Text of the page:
Nolte: Mueller Raid on Trump Attorney Likely Kills Chance of Interview with President

Mueller, Trump
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Any chance special counsel Robert Mueller had to get an interview with President Trump was likely killed with the unprecedented FBI raid on Trump’s personal attorney, the far-left NBC News reports.

Prior to this week’s raid, which has shifted public opinion against Mueller, detailed that talks had been ongoing between the special counsel’s office and Trump’s attorneys about a potential interview, an opportunity for Mueller to question the president directly. NBC reports that the negotiation was nearly concluded, had reached the “final sticking points” about the “timing, scope and length” of Trump’s testimony.

Things were close enough that, in an effort to fully prepare for the interview, Trump was talking about expanding his legal team.

But the raid, which many see as a mixture of prosecutorial overreach and desperation, has scrambled negotiations. The chances of Trump’s sitting down with a special counsel, who is obviously out of control and working way outside his stated mission to investigate collusion between the Trump campaign and Russia, are probably nil.

Moreover, Mueller’s disastrous stunt gives Trump cover with the public to not sit down with Mueller. By all accounts, the FBI’s raid on Michael Cohen is centered on Trump’s personal sex life, including, for some bizarre reason, the Access Hollywood tape and the perfectly legal non-disclosure agreement signed by a porn star and Playboy bunny who claim to have had consensual affairs with Trump more than a decade ago.

The public just does not care about this stuff.

Because it gave Trump what the public will see as a perfectly legitimate excuse not to sit for an interview, the Cohen raid is probably the first big mistake Mueller has made. The interview was Mueller’s best chance to nail the president in a process crime, to lure him into a perjury trap.

As of now, Mueller’s investigation is floundering. Thus far, he has only been able to charge a few people with process or financial crimes, none of which have anything to do with Trump or his campaign.

In another dramatic move, Mueller did indict a handful of Russians, but this ultimately proved to be a showy and symbolic gesture. The accused will never be extradited, will never see the inside of a courtroom, and are not even charged with “election meddling.” Whatever they might be guilty of, it was small potatoes and more anti-Trump than not.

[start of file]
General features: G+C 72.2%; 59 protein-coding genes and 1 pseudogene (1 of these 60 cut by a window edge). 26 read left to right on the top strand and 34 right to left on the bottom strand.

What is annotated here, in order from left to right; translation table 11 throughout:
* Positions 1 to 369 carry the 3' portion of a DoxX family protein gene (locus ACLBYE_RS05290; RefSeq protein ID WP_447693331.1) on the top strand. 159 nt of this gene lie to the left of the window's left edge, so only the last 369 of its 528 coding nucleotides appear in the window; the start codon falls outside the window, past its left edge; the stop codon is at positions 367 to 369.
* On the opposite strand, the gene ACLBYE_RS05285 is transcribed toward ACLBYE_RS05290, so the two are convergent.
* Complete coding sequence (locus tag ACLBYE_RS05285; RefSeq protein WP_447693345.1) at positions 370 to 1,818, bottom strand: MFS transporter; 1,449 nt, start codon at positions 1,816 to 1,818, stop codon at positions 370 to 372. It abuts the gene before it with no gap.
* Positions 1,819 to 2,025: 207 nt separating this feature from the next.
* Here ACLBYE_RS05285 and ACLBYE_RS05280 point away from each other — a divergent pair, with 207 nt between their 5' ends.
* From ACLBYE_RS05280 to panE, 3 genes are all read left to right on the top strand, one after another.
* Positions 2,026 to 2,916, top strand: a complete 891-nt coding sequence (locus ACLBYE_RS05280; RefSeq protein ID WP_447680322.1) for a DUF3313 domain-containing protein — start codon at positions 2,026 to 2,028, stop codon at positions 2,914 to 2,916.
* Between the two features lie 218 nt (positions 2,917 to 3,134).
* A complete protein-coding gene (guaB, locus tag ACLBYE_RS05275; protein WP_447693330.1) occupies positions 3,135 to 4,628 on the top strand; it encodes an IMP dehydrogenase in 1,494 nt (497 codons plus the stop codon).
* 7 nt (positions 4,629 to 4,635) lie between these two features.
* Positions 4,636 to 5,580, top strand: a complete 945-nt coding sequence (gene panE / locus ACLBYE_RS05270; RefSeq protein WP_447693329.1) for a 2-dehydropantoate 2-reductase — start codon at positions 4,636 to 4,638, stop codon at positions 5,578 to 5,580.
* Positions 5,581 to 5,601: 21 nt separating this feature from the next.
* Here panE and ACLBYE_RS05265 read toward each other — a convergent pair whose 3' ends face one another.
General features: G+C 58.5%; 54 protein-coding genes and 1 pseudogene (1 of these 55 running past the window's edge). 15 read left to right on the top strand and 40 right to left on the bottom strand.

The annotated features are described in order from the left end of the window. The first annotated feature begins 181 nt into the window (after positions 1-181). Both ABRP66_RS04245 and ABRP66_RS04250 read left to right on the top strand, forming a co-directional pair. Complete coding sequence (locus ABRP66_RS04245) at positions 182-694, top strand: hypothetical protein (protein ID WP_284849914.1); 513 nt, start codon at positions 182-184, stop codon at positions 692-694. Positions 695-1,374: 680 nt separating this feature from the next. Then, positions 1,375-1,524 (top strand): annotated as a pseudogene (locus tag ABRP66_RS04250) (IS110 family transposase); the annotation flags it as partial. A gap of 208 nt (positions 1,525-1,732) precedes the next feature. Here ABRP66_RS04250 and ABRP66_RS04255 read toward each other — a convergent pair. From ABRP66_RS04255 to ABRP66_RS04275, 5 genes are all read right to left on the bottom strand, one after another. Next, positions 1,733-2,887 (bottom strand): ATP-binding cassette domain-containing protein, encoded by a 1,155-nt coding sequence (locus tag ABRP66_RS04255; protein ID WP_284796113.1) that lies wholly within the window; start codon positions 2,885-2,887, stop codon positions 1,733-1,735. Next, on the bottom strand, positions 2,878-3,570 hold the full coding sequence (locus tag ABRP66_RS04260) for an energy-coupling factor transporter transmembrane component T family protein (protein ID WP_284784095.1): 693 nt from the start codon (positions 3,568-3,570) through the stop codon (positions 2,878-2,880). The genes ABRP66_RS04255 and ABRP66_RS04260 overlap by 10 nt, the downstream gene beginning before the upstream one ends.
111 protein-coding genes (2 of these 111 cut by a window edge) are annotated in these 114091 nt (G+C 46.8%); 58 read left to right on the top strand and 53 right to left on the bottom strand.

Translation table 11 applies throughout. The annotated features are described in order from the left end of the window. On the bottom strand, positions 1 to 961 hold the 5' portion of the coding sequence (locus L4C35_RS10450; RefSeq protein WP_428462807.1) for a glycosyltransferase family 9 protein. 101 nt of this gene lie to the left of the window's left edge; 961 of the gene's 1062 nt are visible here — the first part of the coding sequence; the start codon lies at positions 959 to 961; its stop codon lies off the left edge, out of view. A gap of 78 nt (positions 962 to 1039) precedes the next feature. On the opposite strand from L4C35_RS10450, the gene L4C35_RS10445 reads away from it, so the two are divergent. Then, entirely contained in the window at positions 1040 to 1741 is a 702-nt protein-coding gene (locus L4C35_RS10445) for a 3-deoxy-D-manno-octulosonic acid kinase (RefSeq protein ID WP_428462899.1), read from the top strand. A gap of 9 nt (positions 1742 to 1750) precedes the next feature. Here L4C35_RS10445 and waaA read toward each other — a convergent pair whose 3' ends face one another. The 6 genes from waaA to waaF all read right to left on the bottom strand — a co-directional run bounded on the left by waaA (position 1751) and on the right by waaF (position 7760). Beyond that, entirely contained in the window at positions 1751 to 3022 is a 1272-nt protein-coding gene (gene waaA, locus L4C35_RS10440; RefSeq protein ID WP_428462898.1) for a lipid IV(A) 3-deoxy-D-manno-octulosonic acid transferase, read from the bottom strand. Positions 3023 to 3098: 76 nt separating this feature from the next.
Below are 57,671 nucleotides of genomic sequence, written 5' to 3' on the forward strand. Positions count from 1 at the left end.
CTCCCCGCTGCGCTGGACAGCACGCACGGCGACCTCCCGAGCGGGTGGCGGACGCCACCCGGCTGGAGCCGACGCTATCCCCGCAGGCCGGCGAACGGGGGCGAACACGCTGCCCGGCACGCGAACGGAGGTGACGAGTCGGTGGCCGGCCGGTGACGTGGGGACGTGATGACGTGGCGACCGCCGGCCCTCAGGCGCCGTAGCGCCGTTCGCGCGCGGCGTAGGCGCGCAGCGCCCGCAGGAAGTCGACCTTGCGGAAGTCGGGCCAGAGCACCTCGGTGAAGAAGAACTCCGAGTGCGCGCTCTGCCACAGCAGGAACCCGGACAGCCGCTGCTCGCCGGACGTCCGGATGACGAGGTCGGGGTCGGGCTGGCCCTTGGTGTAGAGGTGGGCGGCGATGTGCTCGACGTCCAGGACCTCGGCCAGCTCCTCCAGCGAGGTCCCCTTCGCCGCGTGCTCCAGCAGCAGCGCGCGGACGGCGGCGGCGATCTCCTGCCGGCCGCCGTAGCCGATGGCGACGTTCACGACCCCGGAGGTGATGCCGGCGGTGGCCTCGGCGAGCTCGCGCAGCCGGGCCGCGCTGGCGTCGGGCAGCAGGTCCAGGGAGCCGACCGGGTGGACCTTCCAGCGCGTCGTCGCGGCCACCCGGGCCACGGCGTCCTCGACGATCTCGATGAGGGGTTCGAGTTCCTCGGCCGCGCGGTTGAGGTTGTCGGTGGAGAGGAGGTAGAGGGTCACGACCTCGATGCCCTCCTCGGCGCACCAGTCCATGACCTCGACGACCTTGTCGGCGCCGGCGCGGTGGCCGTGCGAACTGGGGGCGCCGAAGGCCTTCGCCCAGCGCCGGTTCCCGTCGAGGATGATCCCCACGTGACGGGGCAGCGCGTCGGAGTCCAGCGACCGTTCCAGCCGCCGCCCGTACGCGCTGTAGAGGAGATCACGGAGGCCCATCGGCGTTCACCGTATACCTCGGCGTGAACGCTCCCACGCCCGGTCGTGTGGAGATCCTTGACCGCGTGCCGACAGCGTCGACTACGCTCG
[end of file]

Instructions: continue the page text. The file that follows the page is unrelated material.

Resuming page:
What’s more, the Russian investigation has backfired on the political left. The Democrats and their allies in the media and intelligence community are the ones facing the blowback. Partisan FBI personnel have been fired or demoted, and the congressional investigation into the Obama’s administration’s obvious surveillance abuses has only just begun.

As far as Trump’s obstructing justice, even the non-stop leaks coming from Mueller’s office to anti-Trump outlets like NBC News cannot make anything close to a credible case for that:

Three sources familiar with the investigation said the findings Mueller has collected on Trump’s attempts to obstruct justice include: His intent to fire former FBI Director James Comey; his role in the crafting of a misleading public statement on the nature of a June 2016 Trump Tower meeting between his son and Russians; Trump’s dangling of pardons before grand jury witnesses who might testify against him; and pressuring Attorney General Jeff Sessions not to recuse himself from the Russia investigation.

This is a laughable pile of nonsense, and Mueller knows it.

So now, Mueller is chasing the sex angle, but in doing so, he almost certainly blew his chance to achieve his goal of overturning a presidential election with a perjury charge. The only thing that might have persuaded Trump to risk an interview was public pressure, which Trump no longer has to worry about.

Trump has plenty of other things to worry about. Mueller is more likely than not to make more empty but grandiose moves in the hopes of affecting the outcomes of the 2018 mid-terms and Trump’s 2020 re-election campaign. But the interview is where Trump would have faced the most risk, and Mueller appears to have blown that.

Up till now, unlike others at his level under investigation, Trump has been incredibly cooperative. While Obama officials pleaded the Fifth, Hillary deleted and bleached emails, and Bill Clinton hid what he could behind executive privilege, no one on Team Trump has done any of this.

Hopefully, those days are over. 

Follow John Nolte on Twitter @NolteNC. Follow his Facebook Page here.


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